Remember those scouting days you had when you were young and had to camp in the great outdoors? It must a special memory you want to relive from time to time – hiking, clambering low-altitude hills, taking a dip in the lake, crossing rivers, and fishing. If sleeping in the tree house, under the stars or inside a tent is your idea of a fun green vacation, but pitching a tent or sleeping on a bumpy ground turns you off, you don’t have to rough it. There’s a new travel trend that’s fast catching fire; it is called “glamping.”
Glamping or glamorous camping is an upgrade on the type of usual rest and recreation that outdoor enthusiasts used to pursue. Now, you can enjoy all the beautiful aspects of camping – sleeping outdoors, roasting barbecues and marshmallows, warming up around the bonfire – minus the bugs and bees humming overheard or crawling on you.
It is a one-of-a-kind experience that lets you choose extremely unique and luxurious accommodation options in a spot with a spectacular backdrop without giving up comfort, particularly electricity and communications. In simple terms, glamping is this generation’s way of communing with nature without having to rough it.
Glamping is a refreshing way of connecting with nature. It lets you sink in the good side of camping without having to sacrifice comfort and amenities you are used to. It provides you the opportunity to introduce to your kids the wonder of nature without worrying about the uncomfortable aspect that usually accompanies the outdoor activity. It is accessing the great outdoors in style. It is eco-friendly and your outfitters will be there to serve everything you need on a silver platter.
What is glamping?
If you need further convincing, read the article “What is glamping, anyway” by Katie Mast posted in High Country News. Mast makes you realize that camping is not a bad idea either for retirees, such as William Kronholm, a retired Associated Press editor, and his wife. Bless this professor who coined the word “glamping”
… In a sense, glamping is not at all a new phenomenon. Until recently, these cozy expeditions have been the realm of the ultra-rich. Today, elegant wild land experiences are a bit more accessible than they were at the turn of the 20th century. As it turns out, there’s a wide range of experiences that now qualify as “glamping.”
The different experiences gives glampers options depending on the comfort and luxury level they want and can afford.
Ultra-Glamp: This is for those people who wouldn’t cringe at the cost of ultra-luxurious outdoor experience. They like the adventure and all the fun that goes with it minus the preparations and all the details. Early adventurers in the early 1900s used to go on an African safari with a retinue of cooks, porters, slaves, tailors, etc. Even President Theodore Roosevelt took part in a Smithsonian-led safari that cost about $1.8 million. Ultra-glamp is akin to that.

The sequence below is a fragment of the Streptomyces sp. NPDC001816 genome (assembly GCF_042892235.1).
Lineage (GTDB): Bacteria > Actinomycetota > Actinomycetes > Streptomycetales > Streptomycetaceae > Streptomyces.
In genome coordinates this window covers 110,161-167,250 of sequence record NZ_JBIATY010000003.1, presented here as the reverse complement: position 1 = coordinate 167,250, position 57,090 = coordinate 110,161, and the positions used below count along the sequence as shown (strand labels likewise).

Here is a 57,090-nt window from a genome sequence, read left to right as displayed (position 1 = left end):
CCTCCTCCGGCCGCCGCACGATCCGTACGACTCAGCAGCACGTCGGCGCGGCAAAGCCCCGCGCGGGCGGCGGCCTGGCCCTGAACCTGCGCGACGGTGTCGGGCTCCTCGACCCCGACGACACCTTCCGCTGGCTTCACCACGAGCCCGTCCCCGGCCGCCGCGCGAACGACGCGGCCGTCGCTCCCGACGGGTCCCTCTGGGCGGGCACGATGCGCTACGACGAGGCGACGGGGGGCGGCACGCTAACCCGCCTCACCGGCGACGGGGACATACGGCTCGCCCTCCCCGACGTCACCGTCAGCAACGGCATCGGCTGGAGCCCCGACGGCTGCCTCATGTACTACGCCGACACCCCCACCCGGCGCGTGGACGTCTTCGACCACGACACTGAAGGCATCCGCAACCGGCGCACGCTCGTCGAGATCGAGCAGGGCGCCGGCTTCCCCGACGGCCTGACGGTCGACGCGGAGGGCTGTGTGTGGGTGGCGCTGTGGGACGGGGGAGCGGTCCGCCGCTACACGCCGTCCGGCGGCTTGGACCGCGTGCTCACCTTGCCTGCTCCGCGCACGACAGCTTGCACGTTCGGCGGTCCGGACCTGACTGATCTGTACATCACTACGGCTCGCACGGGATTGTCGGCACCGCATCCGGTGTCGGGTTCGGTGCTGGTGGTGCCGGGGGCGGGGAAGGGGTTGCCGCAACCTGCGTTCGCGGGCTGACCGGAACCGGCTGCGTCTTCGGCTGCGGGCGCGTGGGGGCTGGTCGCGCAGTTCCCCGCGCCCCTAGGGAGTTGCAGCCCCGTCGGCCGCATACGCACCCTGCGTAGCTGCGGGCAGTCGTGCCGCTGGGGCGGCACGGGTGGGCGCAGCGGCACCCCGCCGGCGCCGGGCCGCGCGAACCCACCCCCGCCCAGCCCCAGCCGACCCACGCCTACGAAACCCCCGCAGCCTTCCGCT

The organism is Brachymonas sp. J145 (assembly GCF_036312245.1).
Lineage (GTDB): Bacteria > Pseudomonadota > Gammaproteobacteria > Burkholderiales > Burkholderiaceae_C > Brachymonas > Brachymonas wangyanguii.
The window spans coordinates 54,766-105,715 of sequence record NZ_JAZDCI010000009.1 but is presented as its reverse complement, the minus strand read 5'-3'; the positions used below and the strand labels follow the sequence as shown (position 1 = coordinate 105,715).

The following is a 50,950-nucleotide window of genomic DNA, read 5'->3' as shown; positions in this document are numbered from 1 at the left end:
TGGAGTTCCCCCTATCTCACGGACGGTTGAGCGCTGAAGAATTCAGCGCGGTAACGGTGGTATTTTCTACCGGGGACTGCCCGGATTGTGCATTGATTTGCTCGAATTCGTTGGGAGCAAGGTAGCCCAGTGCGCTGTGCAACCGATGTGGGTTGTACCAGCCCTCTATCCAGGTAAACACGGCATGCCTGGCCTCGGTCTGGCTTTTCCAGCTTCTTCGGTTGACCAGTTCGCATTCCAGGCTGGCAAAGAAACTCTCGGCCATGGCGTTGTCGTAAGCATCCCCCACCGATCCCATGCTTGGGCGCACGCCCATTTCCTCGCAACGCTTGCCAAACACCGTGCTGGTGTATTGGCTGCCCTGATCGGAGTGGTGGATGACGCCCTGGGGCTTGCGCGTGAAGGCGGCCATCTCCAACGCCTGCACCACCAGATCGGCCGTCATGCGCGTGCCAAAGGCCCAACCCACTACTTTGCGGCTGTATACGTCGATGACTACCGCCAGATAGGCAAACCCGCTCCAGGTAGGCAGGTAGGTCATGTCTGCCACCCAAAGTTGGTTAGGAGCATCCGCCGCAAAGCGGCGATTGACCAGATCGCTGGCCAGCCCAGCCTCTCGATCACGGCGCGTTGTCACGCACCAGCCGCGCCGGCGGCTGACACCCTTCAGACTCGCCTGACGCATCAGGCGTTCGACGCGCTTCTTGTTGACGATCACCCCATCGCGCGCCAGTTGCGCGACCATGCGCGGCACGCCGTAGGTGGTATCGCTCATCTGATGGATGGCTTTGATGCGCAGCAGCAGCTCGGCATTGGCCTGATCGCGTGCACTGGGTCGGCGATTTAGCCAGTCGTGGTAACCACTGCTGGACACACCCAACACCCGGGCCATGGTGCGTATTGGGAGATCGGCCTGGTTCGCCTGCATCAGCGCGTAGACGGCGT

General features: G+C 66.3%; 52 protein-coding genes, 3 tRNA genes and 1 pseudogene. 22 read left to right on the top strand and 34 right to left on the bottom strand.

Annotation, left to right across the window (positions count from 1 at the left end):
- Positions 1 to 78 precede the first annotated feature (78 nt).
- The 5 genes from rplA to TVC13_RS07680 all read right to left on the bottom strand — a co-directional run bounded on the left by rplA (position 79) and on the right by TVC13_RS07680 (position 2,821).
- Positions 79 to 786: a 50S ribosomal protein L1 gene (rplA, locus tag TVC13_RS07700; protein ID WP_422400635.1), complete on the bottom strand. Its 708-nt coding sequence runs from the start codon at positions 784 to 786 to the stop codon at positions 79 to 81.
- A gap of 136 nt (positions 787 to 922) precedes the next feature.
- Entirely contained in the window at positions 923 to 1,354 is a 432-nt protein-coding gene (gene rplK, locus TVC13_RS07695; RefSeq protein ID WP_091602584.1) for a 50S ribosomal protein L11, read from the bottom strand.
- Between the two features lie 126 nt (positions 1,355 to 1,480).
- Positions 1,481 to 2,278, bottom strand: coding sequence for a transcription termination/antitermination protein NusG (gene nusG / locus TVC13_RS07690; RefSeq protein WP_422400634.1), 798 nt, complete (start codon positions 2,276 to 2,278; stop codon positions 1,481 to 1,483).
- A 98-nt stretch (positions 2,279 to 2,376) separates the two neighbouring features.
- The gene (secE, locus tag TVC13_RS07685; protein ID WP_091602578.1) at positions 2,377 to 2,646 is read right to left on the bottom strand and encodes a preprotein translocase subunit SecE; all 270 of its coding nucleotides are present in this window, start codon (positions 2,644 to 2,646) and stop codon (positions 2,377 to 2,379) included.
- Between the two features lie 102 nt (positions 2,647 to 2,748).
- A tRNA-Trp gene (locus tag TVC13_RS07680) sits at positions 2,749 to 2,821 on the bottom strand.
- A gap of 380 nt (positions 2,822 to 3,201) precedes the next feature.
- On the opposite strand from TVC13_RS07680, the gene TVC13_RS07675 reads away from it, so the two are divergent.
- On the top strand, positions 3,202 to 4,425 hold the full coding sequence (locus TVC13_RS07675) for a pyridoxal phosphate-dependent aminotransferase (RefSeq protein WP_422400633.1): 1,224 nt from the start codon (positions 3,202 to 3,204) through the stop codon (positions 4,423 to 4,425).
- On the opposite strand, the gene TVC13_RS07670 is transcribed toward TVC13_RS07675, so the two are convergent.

If you want to know what goes in swanky glamping, check out the “American Safari” experience at Montana. The Paws Up Resort 45 will let them shoot clay pigeons and try fly-fishing. The tents are next to nothing; these are provided with first-class amenities comparable to 5-start hotels and resorts. The cost starts at $1,025 a night.
Semi-Glamp: Not everyone can spend money like there’s no tomorrow. Middle class families and those who have saved money for the occasion can afford a less exclusive, but nonetheless comfortable arrangement. There are still many options you can enjoy choosing from – a comfortable, soft bed, en-suite toilet and bath, electricity, lights and other comforts close to a home. You may also have an option to stay on a tent or in a multi-story tree house such as the ones you find in southern Oregon. Places like Vertical Horizons are affordable at $225 a night.
Minimalist Glamp: Sleeping inside a basic, but bigger tent without much fanfare, but the basic comforts of a queen-sized bed and a bath and toilet with water supply, electricity and other simple amenities define a minimalist glamp. While all the needs are provided and you can sleep in comfort, it retains some roughness that some young campers would want in order to have a “more authentic” feel to it. They cook their own meals over a campfire, grill their own catch, roast some marshmallows, or use a wood burning stove. There is one in Idaho, the Moose Creek Ranch, which only costs $100 per night.
All this talk can make you imagine yourself in a glamorized, designer tent, a tree house or a cabin in the woods near a lake or river where you can fish. With glamping, life in the outdoors can’t be too hard. Retirees and families with children will have a fabulous time exploring the great outdoors with nary a problem on food or electricity. If you want the future leaders of this world to care more about the environment, you need to expose your kids to life outdoors. Can there be any easier way to teach them the love for nature than by glamping?